I am kind of TAing for a class of real analysis, and I would like to speak a little about convex sets tomorrow, and explain why they are important. What kind of examples could I give? I was thinking of speaking a little about convex optimization, but as it is really out of my field of knowledge I can only give a very superficial overview of the subject.

Another possibility would be speaking of the Hahn-Banach separation theorem and of Krein-Milman's theorem, but I'm afraid it would be too complicated for them, and maybe not so interesting.

Do anyone have any good alternative ideas?

  • $\begingroup$ Probability distributions form a convex space, where convex combination means randomly choosing one of several random processes. $\endgroup$ – celtschk Apr 13 '14 at 12:25
  • $\begingroup$ @celtschk Thanks very much, but they haven't had any course in probability theory yet, so I would avoid that example. $\endgroup$ – Daniel Robert-Nicoud Apr 13 '14 at 12:38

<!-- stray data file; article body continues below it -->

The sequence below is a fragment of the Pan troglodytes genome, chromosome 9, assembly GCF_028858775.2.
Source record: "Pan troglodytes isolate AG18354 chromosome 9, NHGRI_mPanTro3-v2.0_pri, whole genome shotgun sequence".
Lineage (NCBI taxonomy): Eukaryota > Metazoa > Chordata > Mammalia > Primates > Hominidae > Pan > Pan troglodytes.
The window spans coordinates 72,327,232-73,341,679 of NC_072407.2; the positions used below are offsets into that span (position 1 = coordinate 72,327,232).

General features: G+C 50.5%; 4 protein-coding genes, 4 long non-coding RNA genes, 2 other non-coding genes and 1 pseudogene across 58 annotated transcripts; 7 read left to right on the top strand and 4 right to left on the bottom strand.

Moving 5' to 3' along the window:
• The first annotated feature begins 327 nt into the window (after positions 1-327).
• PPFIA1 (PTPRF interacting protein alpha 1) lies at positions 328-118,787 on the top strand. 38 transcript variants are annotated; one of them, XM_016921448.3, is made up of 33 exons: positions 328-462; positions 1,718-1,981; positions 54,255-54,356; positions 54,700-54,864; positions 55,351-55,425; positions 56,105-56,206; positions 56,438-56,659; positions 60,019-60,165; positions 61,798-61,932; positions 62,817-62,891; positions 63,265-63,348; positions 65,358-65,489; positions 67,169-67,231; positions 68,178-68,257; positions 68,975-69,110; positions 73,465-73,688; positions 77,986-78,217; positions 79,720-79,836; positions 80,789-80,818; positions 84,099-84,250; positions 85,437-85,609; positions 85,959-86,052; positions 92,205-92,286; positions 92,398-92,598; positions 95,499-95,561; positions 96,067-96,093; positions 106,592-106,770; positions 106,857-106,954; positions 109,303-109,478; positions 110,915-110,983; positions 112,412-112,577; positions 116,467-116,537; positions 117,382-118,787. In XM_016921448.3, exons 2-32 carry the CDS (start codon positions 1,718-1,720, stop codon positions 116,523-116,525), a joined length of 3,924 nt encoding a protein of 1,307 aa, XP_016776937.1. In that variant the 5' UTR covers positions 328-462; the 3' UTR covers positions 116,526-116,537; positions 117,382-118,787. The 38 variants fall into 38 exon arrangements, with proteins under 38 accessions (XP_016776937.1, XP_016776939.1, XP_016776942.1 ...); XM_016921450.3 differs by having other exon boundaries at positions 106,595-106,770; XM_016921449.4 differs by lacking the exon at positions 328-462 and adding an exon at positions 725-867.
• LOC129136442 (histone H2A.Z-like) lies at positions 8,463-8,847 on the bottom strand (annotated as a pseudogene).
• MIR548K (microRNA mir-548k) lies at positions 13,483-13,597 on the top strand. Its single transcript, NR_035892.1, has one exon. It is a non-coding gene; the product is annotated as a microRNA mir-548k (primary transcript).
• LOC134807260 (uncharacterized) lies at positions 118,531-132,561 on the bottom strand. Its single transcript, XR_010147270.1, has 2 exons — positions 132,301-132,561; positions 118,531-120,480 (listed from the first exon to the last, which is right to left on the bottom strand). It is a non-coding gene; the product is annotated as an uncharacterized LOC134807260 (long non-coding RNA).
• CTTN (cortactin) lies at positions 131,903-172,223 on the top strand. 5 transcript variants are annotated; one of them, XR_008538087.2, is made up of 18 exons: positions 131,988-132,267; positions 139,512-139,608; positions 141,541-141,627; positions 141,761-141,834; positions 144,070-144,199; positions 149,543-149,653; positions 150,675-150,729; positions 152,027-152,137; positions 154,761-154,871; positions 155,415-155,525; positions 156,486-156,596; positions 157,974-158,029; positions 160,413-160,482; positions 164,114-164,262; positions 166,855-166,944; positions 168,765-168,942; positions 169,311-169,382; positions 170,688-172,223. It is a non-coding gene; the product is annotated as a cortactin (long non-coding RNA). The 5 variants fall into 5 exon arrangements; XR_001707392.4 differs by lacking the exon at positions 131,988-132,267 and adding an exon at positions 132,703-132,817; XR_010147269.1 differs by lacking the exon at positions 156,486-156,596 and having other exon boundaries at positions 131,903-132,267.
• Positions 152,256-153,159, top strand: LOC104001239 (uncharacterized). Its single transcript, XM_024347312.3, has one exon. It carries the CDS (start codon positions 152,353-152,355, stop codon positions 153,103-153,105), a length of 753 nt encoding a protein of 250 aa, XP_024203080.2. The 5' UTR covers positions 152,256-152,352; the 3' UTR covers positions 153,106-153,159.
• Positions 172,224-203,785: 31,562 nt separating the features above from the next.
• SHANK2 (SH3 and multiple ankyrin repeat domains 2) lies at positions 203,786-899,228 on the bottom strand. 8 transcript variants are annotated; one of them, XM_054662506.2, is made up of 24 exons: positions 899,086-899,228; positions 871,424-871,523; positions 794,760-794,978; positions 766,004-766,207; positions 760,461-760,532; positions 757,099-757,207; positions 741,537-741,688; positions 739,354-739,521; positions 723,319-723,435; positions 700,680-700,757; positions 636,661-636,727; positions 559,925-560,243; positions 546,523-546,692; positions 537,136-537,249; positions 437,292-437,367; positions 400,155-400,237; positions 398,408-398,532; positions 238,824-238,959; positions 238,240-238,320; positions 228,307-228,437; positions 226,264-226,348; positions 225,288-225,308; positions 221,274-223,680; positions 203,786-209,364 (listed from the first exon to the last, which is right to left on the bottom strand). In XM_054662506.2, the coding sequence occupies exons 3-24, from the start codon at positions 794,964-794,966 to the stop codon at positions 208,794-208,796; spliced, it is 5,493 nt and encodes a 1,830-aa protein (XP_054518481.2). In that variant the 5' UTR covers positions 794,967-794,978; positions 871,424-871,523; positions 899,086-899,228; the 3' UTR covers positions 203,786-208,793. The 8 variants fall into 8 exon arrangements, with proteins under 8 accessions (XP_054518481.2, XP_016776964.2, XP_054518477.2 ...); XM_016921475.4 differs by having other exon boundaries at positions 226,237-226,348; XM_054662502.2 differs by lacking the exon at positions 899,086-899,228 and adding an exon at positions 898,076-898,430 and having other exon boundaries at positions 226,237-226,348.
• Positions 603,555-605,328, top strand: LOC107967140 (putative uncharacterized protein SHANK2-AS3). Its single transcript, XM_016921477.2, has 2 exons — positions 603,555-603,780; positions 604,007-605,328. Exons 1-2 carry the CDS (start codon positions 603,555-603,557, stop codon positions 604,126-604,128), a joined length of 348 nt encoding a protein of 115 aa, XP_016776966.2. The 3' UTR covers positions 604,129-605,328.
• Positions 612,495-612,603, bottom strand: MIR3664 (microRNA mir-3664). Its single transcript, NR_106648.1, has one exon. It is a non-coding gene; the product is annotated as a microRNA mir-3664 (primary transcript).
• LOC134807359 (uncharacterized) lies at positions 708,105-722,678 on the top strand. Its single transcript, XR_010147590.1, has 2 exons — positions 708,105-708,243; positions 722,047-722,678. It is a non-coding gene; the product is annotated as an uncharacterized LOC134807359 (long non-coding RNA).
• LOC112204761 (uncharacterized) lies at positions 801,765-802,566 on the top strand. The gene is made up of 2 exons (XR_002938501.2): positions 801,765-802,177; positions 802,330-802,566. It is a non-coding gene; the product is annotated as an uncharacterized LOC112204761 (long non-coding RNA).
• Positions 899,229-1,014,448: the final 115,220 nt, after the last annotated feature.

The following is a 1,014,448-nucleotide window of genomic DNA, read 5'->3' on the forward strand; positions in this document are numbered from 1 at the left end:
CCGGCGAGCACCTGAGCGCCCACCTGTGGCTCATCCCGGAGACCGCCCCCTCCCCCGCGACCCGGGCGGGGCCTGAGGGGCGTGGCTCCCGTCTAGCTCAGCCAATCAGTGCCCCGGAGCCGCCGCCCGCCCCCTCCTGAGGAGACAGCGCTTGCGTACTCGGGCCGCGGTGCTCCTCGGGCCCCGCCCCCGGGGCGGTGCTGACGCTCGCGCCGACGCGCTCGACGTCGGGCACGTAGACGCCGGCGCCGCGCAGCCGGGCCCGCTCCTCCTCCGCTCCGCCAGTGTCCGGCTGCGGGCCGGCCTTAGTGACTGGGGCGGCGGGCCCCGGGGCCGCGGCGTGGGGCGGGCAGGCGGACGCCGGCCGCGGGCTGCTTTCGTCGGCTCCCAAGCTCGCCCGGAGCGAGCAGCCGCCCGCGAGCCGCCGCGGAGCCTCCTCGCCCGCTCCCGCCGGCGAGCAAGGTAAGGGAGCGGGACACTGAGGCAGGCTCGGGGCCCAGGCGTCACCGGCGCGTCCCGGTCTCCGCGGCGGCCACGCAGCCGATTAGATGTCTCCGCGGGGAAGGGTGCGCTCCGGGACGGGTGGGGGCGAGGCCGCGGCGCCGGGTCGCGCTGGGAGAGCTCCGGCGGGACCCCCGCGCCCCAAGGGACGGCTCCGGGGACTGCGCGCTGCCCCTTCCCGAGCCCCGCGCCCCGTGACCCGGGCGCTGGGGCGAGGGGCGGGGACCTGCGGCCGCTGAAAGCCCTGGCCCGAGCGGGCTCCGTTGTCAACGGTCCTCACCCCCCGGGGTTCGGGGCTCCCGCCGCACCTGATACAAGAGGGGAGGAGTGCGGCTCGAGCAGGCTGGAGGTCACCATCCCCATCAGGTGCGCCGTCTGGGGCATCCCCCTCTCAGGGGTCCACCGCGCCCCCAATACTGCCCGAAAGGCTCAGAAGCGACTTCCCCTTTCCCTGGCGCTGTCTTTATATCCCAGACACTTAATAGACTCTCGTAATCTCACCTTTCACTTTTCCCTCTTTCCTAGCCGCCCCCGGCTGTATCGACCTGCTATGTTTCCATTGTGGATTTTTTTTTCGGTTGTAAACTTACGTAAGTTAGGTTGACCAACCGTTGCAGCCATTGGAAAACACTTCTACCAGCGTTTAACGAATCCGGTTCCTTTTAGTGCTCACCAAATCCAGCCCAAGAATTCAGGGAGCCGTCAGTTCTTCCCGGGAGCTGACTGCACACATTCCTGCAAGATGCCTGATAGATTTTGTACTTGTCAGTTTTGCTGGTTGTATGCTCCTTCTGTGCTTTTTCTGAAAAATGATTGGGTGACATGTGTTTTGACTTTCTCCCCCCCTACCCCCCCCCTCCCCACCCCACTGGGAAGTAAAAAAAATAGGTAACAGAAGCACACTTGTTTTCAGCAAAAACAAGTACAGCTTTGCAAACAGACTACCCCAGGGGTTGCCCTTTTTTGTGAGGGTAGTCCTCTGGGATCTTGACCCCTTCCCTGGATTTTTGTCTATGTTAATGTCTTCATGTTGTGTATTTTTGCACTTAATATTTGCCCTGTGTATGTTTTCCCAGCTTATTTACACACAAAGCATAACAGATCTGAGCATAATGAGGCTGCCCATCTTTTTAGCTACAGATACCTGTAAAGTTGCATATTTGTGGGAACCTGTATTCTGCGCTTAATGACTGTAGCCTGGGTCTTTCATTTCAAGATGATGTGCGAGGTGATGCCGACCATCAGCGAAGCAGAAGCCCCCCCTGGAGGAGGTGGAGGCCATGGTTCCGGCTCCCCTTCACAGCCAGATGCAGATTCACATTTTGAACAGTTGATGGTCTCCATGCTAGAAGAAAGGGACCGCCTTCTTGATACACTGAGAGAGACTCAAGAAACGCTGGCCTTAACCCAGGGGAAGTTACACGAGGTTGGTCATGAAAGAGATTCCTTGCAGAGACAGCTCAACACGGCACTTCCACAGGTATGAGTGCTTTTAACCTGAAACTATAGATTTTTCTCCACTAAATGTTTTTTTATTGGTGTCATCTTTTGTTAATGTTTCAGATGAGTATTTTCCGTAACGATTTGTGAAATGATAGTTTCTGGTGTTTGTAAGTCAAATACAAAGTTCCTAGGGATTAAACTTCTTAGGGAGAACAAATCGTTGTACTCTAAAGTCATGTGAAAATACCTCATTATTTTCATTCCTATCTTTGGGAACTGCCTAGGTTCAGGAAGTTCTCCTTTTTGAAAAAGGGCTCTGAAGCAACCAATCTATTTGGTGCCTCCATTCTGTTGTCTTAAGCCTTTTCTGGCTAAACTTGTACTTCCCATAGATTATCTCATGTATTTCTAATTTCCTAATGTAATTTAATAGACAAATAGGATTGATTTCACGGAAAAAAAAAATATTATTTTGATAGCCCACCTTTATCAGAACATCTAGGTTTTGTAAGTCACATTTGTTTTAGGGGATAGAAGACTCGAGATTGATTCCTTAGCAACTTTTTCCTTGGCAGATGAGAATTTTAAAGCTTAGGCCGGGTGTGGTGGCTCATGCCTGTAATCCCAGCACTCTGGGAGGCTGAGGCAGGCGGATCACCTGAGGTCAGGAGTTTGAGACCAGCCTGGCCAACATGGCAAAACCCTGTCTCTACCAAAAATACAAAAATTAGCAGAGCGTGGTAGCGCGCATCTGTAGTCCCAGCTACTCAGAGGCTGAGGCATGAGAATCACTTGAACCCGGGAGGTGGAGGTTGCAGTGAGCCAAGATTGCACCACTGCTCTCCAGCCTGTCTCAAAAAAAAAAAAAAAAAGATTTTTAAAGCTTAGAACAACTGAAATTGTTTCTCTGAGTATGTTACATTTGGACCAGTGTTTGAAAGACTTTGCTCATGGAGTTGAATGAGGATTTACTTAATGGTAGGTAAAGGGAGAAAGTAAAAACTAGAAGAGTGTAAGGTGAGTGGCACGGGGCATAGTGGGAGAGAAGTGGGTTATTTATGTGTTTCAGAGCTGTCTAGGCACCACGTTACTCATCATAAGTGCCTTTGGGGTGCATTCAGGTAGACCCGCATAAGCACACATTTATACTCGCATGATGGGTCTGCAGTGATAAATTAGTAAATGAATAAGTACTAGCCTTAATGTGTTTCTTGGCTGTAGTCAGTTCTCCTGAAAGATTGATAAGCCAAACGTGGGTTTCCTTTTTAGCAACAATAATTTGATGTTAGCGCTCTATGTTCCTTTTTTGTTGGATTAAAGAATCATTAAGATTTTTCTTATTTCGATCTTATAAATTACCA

• $\begingroup$ The classic horseshoe example might serve as a good introductory instance of set that is not convex. After defining a convex set, another good example would be to ask them what is the smallest convex set (convex hull) with 3 points. A nice theorem where convexity plays a role is the Gauss-Lucas theorem which shows up in complex analysis. $\endgroup$ – Mustafa Said Apr 13 '14 at 12:38
  • $\begingroup$ @MustafaSaid Thanks, I didn't know about Gauss-Lucas' theorem. It is a nice example and I will probably include it. If you come up with anything else let me know. $\endgroup$ – Daniel Robert-Nicoud Apr 13 '14 at 12:41

Use Bezier curves. Since the Bernstein polynomials $\phi^m_i$ form a partition of unity, the Bezier curve $$ \mathbf{C}(t) = \sum _{i=0}^m \phi^m_i \mathbf{P}_i $$ lies inside the convex hull of the points $\mathbf{P}_0, \ldots, \mathbf{P}_m$. You can often do (inexpensive) computations on the convex hull in order to avoid (expensive) computations on the curve itself. For example, if you need to find intersections of two Bezier curves, you can quit if you find that their convex hulls don't intersect. And, if their convex hulls do intersect, you can subdivide, etc, etc.


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